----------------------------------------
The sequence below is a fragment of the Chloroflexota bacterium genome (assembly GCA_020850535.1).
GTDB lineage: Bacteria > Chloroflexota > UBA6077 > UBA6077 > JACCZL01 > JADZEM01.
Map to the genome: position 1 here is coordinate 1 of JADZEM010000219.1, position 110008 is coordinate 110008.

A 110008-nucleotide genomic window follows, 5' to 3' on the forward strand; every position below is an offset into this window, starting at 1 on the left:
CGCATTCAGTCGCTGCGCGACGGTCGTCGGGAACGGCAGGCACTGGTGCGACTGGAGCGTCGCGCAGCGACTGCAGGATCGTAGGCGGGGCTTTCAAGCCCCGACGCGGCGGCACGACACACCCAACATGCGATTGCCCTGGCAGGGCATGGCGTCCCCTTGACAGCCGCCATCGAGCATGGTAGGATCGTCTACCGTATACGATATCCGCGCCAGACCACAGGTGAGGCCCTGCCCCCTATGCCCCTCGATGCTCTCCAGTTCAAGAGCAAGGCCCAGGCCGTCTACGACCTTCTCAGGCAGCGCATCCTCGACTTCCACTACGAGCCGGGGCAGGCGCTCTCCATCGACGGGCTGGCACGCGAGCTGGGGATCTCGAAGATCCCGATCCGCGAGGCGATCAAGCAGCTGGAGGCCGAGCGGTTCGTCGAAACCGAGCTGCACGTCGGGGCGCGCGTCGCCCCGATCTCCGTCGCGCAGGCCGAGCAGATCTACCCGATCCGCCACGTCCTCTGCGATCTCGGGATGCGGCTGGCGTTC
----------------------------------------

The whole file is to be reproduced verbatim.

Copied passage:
The sequence below is a fragment of the Chloroflexota bacterium genome (assembly GCA_020850535.1).
GTDB lineage: Bacteria > Chloroflexota > UBA6077 > UBA6077 > JACCZL01 > JADZEM01.
Map to the genome: position 1 here is coordinate 1 of JADZEM010000219.1, position 110008 is coordinate 110008.

A 110008-nucleotide genomic window follows, 5' to 3' on the forward strand; every position below is an offset into this window, starting at 1 on the left:
CGCATTCAGTCGCTGCGCGACGGTCGTCGGGAACGGCAGGCACTGGTGCGACTGGAGCGTCGCGCAGCGACTGCAGGATCGTAGGCGGGGCTTTCAAGCCCCGACGCGGCGGCACGACACACCCAACATGCGATTGCCCTGGCAGGGCATGGCGTCCCCTTGACAGCCGCCATCGAGCATGGTAGGATCGTCTACCGTATACGATATCCGCGCCAGACCACAGGTGAGGCCCTGCCCCCTATGCCCCTCGATGCTCTCCAGTTCAAGAGCAAGGCCCAGGCCGTCTACGACCTTCTCAGGCAGCGCATCCTCGACTTCCACTACGAGCCGGGGCAGGCGCTCTCCATCGACGGGCTGGCACGCGAGCTGGGGATCTCGAAGATCCCGATCCGCGAGGCGATCAAGCAGCTGGAGGCCGAGCGGTTCGTCGAAACCGAGCTGCACGTCGGGGCGCGCGTCGCCCCGATCTCCGTCGCGCAGGCCGAGCAGATCTACCCGATCCGCCACGTCCTCTGCGATCTCGGGATGCGGCTGGCGTTC